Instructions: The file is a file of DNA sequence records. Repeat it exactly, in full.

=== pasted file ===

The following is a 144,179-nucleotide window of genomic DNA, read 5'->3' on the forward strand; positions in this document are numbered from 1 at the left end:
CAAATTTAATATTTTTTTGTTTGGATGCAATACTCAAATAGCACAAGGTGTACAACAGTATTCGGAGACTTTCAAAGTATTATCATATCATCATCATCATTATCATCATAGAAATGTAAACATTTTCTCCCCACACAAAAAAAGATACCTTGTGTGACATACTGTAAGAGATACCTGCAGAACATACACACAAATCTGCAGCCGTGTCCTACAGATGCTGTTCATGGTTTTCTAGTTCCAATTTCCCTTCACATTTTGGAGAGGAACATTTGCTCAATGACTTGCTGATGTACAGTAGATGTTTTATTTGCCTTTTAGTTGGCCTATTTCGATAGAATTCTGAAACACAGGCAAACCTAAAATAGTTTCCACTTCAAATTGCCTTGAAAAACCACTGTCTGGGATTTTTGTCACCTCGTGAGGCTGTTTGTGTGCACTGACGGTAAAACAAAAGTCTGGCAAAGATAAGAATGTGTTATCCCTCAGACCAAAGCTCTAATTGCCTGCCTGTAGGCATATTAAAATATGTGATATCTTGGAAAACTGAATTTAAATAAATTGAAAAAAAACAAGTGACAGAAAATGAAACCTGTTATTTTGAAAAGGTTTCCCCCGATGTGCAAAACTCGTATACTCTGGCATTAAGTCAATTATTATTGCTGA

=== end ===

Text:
The following is a 144,179-nucleotide window of genomic DNA, read 5'->3' on the forward strand; positions in this document are numbered from 1 at the left end:
CAAATTTAATATTTTTTTGTTTGGATGCAATACTCAAATAGCACAAGGTGTACAACAGTATTCGGAGACTTTCAAAGTATTATCATATCATCATCATCATTATCATCATAGAAATGTAAACATTTTCTCCCCACACAAAAAAAGATACCTTGTGTGACATACTGTAAGAGATACCTGCAGAACATACACACAAATCTGCAGCCGTGTCCTACAGATGCTGTTCATGGTTTTCTAGTTCCAATTTCCCTTCACATTTTGGAGAGGAACATTTGCTCAATGACTTGCTGATGTACAGTAGATGTTTTATTTGCCTTTTAGTTGGCCTATTTCGATAGAATTCTGAAACACAGGCAAACCTAAAATAGTTTCCACTTCAAATTGCCTTGAAAAACCACTGTCTGGGATTTTTGTCACCTCGTGAGGCTGTTTGTGTGCACTGACGGTAAAACAAAAGTCTGGCAAAGATAAGAATGTGTTATCCCTCAGACCAAAGCTCTAATTGCCTGCCTGTAGGCATATTAAAATATGTGATATCTTGGAAAACTGAATTTAAATAAATTGAAAAAAAACAAGTGACAGAAAATGAAACCTGTTATTTTGAAAAGGTTTCCCCCGATGTGCAAAACTCGTATACTCTGGCATTAAGTCAATTATTATTGCTGA